MR: So you of course must listen to a lot of different artists while walking around the city with your headphones on. Who are some of favorite artists? And who are some that were the most influential to you?
AK: That is a long list! Stevie Ray Vaughan, Derek Trucks, John Mayer, Simon and Garfunkel, Thelonious Monk, Charlie Parker, Wallis Bird, John Coltrane, Tony Rice, The Punch Brothers, Chris Thile, Jimmy Hendrix, T-Bone Walker, Allan Holdsworth, Scott Henderson and it goes on and on.
Though, my life philosophy would be being able to play all the information I know
with the conviction of Stevie Ray Vaughan and the story telling aspect of Robert Johnson, and Paul Simon.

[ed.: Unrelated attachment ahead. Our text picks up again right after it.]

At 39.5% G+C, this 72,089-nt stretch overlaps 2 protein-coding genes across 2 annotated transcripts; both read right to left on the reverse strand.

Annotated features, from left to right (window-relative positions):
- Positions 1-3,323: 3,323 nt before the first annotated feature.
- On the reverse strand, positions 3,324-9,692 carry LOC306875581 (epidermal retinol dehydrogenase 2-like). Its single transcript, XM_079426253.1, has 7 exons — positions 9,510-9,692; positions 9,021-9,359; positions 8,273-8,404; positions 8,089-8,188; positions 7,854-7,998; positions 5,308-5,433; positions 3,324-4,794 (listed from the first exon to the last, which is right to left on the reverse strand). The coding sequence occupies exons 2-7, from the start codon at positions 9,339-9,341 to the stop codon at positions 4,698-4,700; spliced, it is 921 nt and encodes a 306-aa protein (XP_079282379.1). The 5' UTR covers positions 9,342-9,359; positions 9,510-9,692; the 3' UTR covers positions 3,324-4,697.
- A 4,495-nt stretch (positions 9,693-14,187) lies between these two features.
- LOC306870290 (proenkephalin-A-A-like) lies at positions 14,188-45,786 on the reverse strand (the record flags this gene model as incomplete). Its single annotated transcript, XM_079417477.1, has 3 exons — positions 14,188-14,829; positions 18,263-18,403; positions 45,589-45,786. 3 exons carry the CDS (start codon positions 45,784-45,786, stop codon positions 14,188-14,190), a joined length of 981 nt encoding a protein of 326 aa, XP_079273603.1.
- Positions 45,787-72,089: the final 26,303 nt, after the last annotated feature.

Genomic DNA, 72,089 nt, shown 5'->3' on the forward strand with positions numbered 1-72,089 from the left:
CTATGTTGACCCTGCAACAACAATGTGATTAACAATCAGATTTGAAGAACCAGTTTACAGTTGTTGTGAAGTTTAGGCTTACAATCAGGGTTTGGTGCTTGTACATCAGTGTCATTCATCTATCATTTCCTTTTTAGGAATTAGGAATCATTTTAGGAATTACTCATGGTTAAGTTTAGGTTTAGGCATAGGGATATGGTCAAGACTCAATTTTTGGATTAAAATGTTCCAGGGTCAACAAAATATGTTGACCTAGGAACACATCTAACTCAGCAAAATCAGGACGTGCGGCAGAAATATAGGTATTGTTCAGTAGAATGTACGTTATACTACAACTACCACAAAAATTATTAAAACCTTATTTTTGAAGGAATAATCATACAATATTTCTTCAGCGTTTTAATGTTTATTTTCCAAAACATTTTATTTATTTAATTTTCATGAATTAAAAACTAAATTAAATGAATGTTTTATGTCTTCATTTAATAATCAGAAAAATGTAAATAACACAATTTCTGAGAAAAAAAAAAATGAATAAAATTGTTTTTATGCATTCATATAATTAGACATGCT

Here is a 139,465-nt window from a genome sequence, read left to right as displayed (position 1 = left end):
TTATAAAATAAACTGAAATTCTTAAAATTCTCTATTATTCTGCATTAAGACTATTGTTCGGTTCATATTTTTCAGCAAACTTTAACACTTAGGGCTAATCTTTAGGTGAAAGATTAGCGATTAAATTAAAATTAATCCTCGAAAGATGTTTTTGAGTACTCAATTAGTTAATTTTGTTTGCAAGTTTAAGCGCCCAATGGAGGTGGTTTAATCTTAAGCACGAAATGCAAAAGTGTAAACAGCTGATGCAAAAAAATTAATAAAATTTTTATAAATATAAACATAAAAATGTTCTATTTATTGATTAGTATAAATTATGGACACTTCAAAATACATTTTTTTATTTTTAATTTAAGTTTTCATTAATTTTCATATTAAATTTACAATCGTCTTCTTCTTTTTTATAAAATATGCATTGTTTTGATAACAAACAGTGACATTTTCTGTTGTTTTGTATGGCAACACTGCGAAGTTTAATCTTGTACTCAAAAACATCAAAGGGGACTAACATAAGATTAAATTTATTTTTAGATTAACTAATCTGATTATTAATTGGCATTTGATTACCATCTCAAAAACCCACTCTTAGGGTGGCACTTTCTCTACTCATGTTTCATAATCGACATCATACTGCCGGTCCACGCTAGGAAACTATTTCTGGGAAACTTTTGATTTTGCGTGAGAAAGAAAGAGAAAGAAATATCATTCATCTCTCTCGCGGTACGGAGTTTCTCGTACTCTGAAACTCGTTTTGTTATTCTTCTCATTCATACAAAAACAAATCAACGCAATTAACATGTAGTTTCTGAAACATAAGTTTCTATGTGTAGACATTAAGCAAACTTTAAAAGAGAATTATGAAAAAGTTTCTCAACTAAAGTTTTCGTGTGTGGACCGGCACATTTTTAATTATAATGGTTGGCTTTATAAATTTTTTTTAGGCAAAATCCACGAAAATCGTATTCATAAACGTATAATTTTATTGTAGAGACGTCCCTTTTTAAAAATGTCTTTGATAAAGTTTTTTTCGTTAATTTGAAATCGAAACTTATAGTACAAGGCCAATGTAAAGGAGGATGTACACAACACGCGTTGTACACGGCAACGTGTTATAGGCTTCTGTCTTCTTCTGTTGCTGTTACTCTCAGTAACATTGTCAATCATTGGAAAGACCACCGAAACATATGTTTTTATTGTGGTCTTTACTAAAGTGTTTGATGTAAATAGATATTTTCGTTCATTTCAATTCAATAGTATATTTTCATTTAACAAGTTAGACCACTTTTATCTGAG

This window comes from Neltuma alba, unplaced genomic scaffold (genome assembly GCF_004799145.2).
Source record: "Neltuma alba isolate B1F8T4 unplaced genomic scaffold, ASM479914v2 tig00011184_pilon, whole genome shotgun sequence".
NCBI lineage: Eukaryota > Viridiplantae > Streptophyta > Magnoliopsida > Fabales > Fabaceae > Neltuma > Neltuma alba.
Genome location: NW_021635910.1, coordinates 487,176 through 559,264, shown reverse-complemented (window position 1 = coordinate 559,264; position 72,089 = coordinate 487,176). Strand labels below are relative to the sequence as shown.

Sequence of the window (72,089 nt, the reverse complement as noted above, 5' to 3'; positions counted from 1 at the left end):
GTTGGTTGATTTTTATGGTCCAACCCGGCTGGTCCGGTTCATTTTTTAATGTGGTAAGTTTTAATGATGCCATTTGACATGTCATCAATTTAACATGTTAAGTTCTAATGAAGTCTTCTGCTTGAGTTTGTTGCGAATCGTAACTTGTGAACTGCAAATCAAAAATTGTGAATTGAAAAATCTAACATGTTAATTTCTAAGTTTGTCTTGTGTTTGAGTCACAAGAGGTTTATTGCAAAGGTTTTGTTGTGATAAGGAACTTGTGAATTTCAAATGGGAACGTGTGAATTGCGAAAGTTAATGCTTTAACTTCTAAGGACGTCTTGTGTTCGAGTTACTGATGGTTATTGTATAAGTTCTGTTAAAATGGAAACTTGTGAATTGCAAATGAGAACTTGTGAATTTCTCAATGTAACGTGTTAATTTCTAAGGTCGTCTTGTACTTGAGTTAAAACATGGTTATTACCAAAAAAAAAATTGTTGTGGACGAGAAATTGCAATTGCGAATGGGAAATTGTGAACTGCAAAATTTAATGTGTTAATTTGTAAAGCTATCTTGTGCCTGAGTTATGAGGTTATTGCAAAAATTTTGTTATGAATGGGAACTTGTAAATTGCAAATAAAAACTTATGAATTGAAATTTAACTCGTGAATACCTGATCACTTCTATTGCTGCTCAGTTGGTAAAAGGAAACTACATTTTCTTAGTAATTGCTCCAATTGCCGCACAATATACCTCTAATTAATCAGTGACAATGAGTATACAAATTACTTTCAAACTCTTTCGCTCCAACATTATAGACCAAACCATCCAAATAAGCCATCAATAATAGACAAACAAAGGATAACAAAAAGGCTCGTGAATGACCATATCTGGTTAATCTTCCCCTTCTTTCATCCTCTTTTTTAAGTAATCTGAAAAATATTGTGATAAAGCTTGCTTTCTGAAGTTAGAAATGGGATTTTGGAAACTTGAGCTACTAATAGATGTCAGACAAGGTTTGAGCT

MR: That's quite the diverse group, but also explains so much about your music. Tell me a bit about the writing process for some of the songs on Troublemaker. What comes first? A guitar idea? Harmonic content? Melody? Lyrics?
AK: To be very honest, I had less than a month to put together a record’s worth of music for this record. I was in the middle of my Juilliard finals at the same time. I had some ideas together already for a couple of songs and all I had to do was sit at the desk and aggressively write and have faith that it all was going to make sense. I had never really written music this fast and quite honestly I surprised myself.
I had to write with a slightly different approach for this record because when I usually write songs, it is because I feel like I should write one because of my default vent out mechanism. For this, I started with chord progressions and riffs and then for the words, I just had to start mumbling out words without any filter to the existing material.